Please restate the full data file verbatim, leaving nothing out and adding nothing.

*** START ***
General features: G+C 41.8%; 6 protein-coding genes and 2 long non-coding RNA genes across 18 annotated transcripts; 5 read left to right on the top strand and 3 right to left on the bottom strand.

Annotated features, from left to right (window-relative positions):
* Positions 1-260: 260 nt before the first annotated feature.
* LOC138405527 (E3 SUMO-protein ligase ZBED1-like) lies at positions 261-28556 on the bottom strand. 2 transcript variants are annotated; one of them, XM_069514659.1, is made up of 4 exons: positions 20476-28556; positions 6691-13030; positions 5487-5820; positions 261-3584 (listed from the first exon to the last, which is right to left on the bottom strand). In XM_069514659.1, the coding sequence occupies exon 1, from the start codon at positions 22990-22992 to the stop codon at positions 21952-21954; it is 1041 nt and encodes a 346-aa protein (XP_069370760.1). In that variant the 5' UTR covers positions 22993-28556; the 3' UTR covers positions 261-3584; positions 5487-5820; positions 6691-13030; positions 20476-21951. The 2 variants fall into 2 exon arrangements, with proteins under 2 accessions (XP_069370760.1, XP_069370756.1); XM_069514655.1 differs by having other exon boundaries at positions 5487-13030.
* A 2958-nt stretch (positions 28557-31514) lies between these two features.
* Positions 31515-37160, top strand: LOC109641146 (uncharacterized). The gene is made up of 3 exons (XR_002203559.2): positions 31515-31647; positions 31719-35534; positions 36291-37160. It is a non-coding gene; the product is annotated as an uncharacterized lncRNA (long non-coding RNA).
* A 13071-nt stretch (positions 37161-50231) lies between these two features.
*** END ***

General features: G+C 41.8%; 6 protein-coding genes and 2 long non-coding RNA genes across 18 annotated transcripts; 5 read left to right on the top strand and 3 right to left on the bottom strand.

Annotated features, from left to right (window-relative positions):
* Positions 1-260: 260 nt before the first annotated feature.
* LOC138405527 (E3 SUMO-protein ligase ZBED1-like) lies at positions 261-28556 on the bottom strand. 2 transcript variants are annotated; one of them, XM_069514659.1, is made up of 4 exons: positions 20476-28556; positions 6691-13030; positions 5487-5820; positions 261-3584 (listed from the first exon to the last, which is right to left on the bottom strand). In XM_069514659.1, the coding sequence occupies exon 1, from the start codon at positions 22990-22992 to the stop codon at positions 21952-21954; it is 1041 nt and encodes a 346-aa protein (XP_069370760.1). In that variant the 5' UTR covers positions 22993-28556; the 3' UTR covers positions 261-3584; positions 5487-5820; positions 6691-13030; positions 20476-21951. The 2 variants fall into 2 exon arrangements, with proteins under 2 accessions (XP_069370760.1, XP_069370756.1); XM_069514655.1 differs by having other exon boundaries at positions 5487-13030.
* A 2958-nt stretch (positions 28557-31514) lies between these two features.
* Positions 31515-37160, top strand: LOC109641146 (uncharacterized). The gene is made up of 3 exons (XR_002203559.2): positions 31515-31647; positions 31719-35534; positions 36291-37160. It is a non-coding gene; the product is annotated as an uncharacterized lncRNA (long non-coding RNA).
* A 13071-nt stretch (positions 37161-50231) lies between these two features.